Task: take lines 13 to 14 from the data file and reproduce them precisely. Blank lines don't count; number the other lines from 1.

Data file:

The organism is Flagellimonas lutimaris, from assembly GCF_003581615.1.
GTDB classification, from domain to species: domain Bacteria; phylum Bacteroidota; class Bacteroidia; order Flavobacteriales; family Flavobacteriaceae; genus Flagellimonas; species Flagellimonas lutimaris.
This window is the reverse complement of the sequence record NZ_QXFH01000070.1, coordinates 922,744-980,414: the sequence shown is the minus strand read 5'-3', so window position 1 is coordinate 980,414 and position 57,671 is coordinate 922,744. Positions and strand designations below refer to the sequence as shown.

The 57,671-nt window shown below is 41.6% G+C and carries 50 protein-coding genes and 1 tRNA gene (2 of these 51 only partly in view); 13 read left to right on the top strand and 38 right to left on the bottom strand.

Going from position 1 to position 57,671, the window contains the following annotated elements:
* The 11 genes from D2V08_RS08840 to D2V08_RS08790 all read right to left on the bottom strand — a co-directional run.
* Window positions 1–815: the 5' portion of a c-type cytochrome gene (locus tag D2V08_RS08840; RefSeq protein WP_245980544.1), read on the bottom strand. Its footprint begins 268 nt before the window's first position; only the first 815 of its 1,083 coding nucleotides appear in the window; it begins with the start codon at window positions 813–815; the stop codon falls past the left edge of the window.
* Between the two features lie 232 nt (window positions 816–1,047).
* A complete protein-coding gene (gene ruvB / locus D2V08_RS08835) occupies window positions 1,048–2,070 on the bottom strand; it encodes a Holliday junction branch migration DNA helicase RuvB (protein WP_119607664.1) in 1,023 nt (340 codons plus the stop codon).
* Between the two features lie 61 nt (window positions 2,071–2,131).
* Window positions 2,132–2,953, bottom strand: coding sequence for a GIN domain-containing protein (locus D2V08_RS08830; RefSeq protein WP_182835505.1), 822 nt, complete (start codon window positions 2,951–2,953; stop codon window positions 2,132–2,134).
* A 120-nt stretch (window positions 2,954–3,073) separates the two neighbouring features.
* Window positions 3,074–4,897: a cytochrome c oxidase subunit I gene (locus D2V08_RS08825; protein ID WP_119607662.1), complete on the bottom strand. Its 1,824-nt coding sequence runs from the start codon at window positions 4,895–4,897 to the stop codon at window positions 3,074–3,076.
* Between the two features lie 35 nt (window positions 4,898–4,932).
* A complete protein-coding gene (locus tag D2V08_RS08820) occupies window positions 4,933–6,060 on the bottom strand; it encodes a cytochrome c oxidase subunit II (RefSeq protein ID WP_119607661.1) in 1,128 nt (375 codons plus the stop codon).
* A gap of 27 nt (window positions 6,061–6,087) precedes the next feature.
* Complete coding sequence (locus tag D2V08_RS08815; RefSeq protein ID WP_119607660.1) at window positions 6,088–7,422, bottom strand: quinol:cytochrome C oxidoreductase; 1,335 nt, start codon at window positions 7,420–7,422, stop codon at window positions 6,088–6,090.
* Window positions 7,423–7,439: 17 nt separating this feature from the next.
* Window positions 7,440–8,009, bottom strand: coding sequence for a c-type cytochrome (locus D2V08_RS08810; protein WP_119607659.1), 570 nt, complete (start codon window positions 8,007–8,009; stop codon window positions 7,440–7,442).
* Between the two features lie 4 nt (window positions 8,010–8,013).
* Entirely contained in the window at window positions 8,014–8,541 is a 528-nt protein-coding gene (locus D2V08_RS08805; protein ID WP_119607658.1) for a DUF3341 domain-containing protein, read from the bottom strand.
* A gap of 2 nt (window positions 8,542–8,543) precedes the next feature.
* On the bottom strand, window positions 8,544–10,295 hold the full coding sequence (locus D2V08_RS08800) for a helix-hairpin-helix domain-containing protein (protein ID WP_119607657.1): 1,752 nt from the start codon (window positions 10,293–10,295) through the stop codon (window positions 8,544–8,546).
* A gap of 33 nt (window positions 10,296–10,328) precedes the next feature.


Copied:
* Window positions 3,074–4,897: a cytochrome c oxidase subunit I gene (locus D2V08_RS08825; protein ID WP_119607662.1), complete on the bottom strand. Its 1,824-nt coding sequence runs from the start codon at window positions 4,895–4,897 to the stop codon at window positions 3,074–3,076.
* Between the two features lie 35 nt (window positions 4,898–4,932).